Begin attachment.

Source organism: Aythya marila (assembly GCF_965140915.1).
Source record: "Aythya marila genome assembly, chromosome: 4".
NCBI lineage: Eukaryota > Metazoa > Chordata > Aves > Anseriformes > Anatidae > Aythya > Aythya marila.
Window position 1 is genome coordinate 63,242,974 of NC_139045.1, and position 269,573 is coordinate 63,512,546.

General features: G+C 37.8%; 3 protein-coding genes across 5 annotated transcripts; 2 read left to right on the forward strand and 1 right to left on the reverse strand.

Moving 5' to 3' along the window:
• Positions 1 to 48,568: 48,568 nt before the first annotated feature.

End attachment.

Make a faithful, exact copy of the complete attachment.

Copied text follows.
Source organism: Aythya marila (assembly GCF_965140915.1).
Source record: "Aythya marila genome assembly, chromosome: 4".
NCBI lineage: Eukaryota > Metazoa > Chordata > Aves > Anseriformes > Anatidae > Aythya > Aythya marila.
Window position 1 is genome coordinate 63,242,974 of NC_139045.1, and position 269,573 is coordinate 63,512,546.

General features: G+C 37.8%; 3 protein-coding genes across 5 annotated transcripts; 2 read left to right on the forward strand and 1 right to left on the reverse strand.

Moving 5' to 3' along the window:
• Positions 1 to 48,568: 48,568 nt before the first annotated feature.